Birmingham was hosting the Commonwealth games at that time. The University of Birmingham was in a prime location, and the organisers wanted the area sealed. They wanted all the rooms vacated a month and a half before that. It led to many issues with getting apartments for rent. None of the usual student lettings were available and I couldn't find a place to live. So I had to go for Airbnbs, which were around 5-6 times as expensive. Again, it was rather far from my University, so to reach it by 9 am, I had to leave by 8 am. And it was not like IIT or my home, where I could wake up at 7:30, brush my teeth and go. I had to cook my food, so I had to wake up at 7, and if I wanted to leave after taking a shower, you could consider another 30 minutes for that. I worked from 9-5, and coming back was another hour, so I was home by 6:30 -7. After that, I would talk to my parents and cook dinner, and I was exhausted. I gained a newfound appreciation for my parents when I did it all alone.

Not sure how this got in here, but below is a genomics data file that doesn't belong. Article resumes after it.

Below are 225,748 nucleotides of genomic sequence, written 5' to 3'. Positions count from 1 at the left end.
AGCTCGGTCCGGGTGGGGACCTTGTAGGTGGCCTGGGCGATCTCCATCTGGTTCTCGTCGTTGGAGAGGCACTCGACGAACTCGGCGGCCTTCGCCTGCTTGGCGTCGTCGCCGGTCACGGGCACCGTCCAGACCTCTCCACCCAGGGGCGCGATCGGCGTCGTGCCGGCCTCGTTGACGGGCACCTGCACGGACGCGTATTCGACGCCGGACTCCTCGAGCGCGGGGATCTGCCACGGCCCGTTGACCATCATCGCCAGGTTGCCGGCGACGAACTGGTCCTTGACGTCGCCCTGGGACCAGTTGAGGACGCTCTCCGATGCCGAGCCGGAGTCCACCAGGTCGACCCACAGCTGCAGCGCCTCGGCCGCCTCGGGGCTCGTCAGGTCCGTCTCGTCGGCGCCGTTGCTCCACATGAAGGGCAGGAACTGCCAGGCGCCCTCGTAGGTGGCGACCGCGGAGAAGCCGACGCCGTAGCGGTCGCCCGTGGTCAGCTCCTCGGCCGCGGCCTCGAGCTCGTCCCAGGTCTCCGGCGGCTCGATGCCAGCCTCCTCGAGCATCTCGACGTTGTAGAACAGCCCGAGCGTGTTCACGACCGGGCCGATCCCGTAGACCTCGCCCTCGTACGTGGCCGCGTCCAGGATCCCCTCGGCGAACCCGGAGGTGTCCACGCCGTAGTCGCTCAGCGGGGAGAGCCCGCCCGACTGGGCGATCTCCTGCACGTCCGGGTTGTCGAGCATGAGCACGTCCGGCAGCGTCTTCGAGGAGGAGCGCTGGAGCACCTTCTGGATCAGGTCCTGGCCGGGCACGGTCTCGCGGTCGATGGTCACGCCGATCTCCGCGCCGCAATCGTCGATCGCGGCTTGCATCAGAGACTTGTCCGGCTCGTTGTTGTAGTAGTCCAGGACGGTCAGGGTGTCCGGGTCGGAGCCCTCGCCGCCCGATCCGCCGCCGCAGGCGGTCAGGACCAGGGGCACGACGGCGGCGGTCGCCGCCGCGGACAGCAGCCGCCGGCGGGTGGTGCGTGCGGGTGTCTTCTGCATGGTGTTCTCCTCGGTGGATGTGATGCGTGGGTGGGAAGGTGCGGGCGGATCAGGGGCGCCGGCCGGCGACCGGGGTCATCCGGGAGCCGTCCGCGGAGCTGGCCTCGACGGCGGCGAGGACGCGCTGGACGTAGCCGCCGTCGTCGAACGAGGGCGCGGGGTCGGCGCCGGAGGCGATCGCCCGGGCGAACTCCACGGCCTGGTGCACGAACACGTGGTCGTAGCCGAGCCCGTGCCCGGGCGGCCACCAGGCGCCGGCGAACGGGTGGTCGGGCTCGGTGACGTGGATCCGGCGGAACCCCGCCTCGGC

Ultimately all these things made me very confident and gave me a strong sense of independence. I landed at Heathrow at 11 at night with a phone with no UK sim. There were no buses, and I had to find my way to my hotel for the night; it got a little scary but at the end everything was fine. Somehow I navigated through that process without my parents, with two suitcases and a handbag. Managing a situation where I had essentially no control helped me gain a lot of confidence.
Even in Birmingham, my accommodation was not fixed. I, along with another person from IITD who was with me in the same internship, had to shift every 10-15 days because no one was ready to give a booking that long due to the Commonwealth games. My last host would give us notice to vacate daily. We used to get a lot of allegations, and she never blamed any of the other four tenants. Then this guy came in between, from Leicester, and he protected us from that woman once we explained our problem to him. He was in his early fifties and was a medical nurse. It was a very different experience. He cooked dinner for us one day because he was thankful to us for showing him around. We talked about various issues with him, which gave me a sense of how people think differently. I would suggest that if you are going for a long intern abroad, try to final a proper and permanent place and avoid making last minute decisions.